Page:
In a South of Italy full of beauty and hidden dangers, two adolescents, abused and damaged by life, Anna, whose father has been murdered and Basim, an immigrant orphan, escape together towards a new start.
"I worked on the idea for a long time. It started from a story that a girl told me: I met her two years ago. She had escaped from Italy disappearing, to get away from a violent background and, at the same time, I got inspired by the many readings about the phenomenon of national immigration. I discovered that a very high number of people, 5000/7000, even every year, especially minors, disappear after arriving because they have no documents, they have nothing, and they disappear in the woods, in the supermarkets…The idea was mainly about the meeting of these two young fugitives who come from the same environment of the immigration traffic, but from two opposing sides because one is the daughter of the migrant trafficker while the other is an illegal immigrant.
I looked for “Basim” among the boys who had just arrived in Italy on the various barges: I was looking for a real thing and, for this reason, I did many auditions, many meetings. When Anastasiya came in it changed everything, during our chats I discovered that she also came from abroad, that she also had to face this long journey and to adapt herself to a totally new Country and that she had the same qualities as Kallil because they are both survivors. They are not normal, they have survived a great emotional journey, as well as a geographic one. This makes them a little wild, instinctive, they understand right away because they had to fight to get where they are. It was a coincidence that made them the right ones for me." - Laura Luchetti, director of TWIN FLOWER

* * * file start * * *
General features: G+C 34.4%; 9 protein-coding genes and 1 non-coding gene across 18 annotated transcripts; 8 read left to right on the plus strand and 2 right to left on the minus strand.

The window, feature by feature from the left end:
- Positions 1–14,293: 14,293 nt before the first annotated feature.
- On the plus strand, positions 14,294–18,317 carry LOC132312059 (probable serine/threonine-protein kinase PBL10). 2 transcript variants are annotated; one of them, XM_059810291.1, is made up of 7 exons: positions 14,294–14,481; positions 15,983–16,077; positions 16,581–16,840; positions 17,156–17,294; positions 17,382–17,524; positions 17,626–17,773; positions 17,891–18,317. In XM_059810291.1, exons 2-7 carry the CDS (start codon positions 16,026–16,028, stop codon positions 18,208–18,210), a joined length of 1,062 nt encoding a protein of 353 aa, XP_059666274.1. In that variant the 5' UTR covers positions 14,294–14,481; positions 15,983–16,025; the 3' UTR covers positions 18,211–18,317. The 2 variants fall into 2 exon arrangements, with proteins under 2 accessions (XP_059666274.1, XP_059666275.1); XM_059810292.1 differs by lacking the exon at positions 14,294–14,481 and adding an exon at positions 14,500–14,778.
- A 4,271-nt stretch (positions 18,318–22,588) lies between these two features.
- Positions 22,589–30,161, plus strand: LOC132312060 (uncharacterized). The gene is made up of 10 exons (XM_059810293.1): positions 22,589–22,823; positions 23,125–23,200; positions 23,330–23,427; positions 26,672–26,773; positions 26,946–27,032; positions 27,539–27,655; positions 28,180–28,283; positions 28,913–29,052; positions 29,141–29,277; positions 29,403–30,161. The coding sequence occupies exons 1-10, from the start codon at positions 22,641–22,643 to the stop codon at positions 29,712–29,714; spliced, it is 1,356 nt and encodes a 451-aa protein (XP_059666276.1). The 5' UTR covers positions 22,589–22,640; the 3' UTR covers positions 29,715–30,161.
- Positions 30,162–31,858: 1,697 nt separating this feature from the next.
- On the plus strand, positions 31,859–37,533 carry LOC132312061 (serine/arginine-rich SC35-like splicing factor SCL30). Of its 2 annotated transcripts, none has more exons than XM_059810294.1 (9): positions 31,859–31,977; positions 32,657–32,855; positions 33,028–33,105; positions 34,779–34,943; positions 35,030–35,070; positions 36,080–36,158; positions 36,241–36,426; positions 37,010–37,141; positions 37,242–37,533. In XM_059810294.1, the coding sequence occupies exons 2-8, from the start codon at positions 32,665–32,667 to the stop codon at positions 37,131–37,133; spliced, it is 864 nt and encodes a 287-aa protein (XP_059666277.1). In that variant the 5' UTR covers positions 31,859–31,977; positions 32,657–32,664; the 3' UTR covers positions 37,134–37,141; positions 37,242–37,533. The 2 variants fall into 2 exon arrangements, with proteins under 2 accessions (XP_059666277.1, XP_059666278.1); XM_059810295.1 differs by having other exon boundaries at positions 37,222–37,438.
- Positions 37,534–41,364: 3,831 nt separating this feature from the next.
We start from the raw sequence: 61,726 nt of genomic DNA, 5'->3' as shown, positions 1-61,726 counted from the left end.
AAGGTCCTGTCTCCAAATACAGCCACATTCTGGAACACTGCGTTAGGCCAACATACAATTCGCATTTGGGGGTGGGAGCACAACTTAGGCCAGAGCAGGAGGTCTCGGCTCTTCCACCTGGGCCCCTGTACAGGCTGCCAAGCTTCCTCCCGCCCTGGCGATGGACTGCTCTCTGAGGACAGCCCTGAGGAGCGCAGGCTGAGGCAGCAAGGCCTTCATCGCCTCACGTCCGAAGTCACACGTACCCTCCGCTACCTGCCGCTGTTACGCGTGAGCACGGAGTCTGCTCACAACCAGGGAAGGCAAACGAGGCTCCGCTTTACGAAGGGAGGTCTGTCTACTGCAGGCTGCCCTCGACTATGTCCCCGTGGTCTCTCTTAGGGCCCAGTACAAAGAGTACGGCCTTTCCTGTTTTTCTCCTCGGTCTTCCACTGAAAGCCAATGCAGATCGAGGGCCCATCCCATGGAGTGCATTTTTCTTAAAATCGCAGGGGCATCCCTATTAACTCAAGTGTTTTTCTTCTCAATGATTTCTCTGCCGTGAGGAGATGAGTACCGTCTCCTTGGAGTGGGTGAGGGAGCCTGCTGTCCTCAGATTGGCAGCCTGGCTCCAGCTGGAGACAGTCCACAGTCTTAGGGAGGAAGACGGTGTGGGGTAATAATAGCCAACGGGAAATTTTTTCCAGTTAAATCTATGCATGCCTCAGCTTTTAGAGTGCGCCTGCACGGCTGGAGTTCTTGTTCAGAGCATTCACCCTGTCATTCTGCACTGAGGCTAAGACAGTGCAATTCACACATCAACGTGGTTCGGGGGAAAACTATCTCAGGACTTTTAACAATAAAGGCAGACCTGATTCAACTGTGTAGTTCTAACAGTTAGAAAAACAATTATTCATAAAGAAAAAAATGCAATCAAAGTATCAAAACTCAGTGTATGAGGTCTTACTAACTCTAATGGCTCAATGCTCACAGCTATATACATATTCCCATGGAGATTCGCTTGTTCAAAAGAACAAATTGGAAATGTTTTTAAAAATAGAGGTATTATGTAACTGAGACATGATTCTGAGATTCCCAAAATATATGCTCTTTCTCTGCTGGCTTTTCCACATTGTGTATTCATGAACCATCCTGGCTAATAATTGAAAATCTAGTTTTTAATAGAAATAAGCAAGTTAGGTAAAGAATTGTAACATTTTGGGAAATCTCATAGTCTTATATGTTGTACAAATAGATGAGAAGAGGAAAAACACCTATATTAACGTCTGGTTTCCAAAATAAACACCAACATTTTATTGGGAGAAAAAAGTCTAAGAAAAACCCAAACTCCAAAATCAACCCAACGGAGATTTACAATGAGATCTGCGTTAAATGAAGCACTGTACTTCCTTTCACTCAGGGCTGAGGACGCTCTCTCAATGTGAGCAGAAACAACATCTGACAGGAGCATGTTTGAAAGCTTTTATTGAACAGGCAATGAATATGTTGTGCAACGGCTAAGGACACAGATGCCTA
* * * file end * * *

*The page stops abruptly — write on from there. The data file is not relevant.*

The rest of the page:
- "Luchetti's delicate direction with two young first time actors is the marvel of Twin Flower. She touches upon post-me too generation concerns and also immigration issues the country is facing. Kone and Bogach both give soulful and touching performances."
- "Rather than get bogged down in action and conflict, Luchetti allows her characters the room to grow alongside each other with their own internal wars supplying more than enough intrigue until Manfredi finally knocks on the correct door. She has written these two teens with depth and sorrow to make every interaction meaningful towards understanding who they are as individuals as well as a single entity. How do they respond to the kindness of strangers and the anger of others? How do they risk their delicate balance to inch closer and show exactly how they feel? Nothing is rendered easy. The honesty of this truth is what lets Twin Flower shine."
- "Bolstered by revelatory performances from its leads, and a timely thematic foundation appropriate to its place and moment, “Twin Flower” (Italian: “Fiore Gemello”) tells a story that’s as nuanced as it is profound. The tale of two runaways on the road, the film is interested in relationships, community, the vulnerable, and the forgotten. And while the core elements of the story might be basic in their assemblage, the complexity afforded to the characters and the universe they inhabit speaks volumes about the steady, thoughtful hand behind all of this. Despite coming from different places and suffering under unconnected burdens, Anna and Basim bond through interconnected traumas tied to their similar predicaments. Their story is the shared experience of humanity, and what it means to exist within a broader community full of castaways and damaged actors. It’s a beautiful idea, and it just so happens to come to TIFF audiences in a film no less gorgeous. "
Awards & Recognition
Futurewave Youth Jury Award
Seattle Int'l. Film Festival
Grand Jury Prize
Seattle Int'l. Film Festival
London Film Festival
Toronto Int'l. Film Festival